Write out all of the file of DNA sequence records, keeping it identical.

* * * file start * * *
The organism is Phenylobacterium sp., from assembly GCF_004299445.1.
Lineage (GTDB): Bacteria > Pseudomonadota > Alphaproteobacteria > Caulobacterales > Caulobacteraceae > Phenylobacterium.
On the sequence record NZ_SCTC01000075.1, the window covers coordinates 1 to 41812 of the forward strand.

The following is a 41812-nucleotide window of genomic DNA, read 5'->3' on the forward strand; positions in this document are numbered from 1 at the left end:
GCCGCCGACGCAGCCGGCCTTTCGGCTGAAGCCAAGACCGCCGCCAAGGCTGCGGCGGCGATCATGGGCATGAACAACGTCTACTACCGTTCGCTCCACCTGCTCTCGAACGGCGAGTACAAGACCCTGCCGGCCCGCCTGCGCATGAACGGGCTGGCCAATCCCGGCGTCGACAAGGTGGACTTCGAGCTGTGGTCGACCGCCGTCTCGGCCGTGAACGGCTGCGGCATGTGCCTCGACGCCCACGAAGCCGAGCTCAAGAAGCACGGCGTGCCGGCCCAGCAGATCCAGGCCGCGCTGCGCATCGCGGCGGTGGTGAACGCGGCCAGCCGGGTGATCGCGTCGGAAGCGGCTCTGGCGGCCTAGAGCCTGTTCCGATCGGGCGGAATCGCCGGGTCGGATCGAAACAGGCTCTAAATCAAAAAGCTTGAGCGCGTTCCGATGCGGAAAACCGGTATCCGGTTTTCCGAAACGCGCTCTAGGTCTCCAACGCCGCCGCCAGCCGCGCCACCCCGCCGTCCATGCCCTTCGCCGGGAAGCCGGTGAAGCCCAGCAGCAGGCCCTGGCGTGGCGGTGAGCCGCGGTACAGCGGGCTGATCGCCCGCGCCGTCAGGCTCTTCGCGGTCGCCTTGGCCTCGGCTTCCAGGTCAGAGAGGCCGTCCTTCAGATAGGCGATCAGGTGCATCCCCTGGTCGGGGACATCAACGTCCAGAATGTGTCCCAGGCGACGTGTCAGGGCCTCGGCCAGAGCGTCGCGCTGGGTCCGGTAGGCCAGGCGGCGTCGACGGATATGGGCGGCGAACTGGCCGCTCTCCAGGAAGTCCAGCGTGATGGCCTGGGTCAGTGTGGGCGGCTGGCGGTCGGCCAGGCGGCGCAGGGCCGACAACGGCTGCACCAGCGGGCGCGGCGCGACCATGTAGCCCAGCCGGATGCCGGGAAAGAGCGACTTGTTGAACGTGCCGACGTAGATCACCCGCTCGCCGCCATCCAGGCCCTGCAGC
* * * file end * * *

The organism is Phenylobacterium sp., from assembly GCF_004299445.1.
Lineage (GTDB): Bacteria > Pseudomonadota > Alphaproteobacteria > Caulobacterales > Caulobacteraceae > Phenylobacterium.
On the sequence record NZ_SCTC01000075.1, the window covers coordinates 1 to 41812 of the forward strand.

The following is a 41812-nucleotide window of genomic DNA, read 5'->3' on the forward strand; positions in this document are numbered from 1 at the left end:
GCCGCCGACGCAGCCGGCCTTTCGGCTGAAGCCAAGACCGCCGCCAAGGCTGCGGCGGCGATCATGGGCATGAACAACGTCTACTACCGTTCGCTCCACCTGCTCTCGAACGGCGAGTACAAGACCCTGCCGGCCCGCCTGCGCATGAACGGGCTGGCCAATCCCGGCGTCGACAAGGTGGACTTCGAGCTGTGGTCGACCGCCGTCTCGGCCGTGAACGGCTGCGGCATGTGCCTCGACGCCCACGAAGCCGAGCTCAAGAAGCACGGCGTGCCGGCCCAGCAGATCCAGGCCGCGCTGCGCATCGCGGCGGTGGTGAACGCGGCCAGCCGGGTGATCGCGTCGGAAGCGGCTCTGGCGGCCTAGAGCCTGTTCCGATCGGGCGGAATCGCCGGGTCGGATCGAAACAGGCTCTAAATCAAAAAGCTTGAGCGCGTTCCGATGCGGAAAACCGGTATCCGGTTTTCCGAAACGCGCTCTAGGTCTCCAACGCCGCCGCCAGCCGCGCCACCCCGCCGTCCATGCCCTTCGCCGGGAAGCCGGTGAAGCCCAGCAGCAGGCCCTGGCGTGGCGGTGAGCCGCGGTACAGCGGGCTGATCGCCCGCGCCGTCAGGCTCTTCGCGGTCGCCTTGGCCTCGGCTTCCAGGTCAGAGAGGCCGTCCTTCAGATAGGCGATCAGGTGCATCCCCTGGTCGGGGACATCAACGTCCAGAATGTGTCCCAGGCGACGTGTCAGGGCCTCGGCCAGAGCGTCGCGCTGGGTCCGGTAGGCCAGGCGGCGTCGACGGATATGGGCGGCGAACTGGCCGCTCTCCAGGAAGTCCAGCGTGATGGCCTGGGTCAGTGTGGGCGGCTGGCGGTCGGCCAGGCGGCGCAGGGCCGACAACGGCTGCACCAGCGGGCGCGGCGCGACCATGTAGCCCAGCCGGATGCCGGGAAAGAGCGACTTGTTGAACGTGCCGACGTAGATCACCCGCTCGCCGCCATCCAGGCCCTGCAGC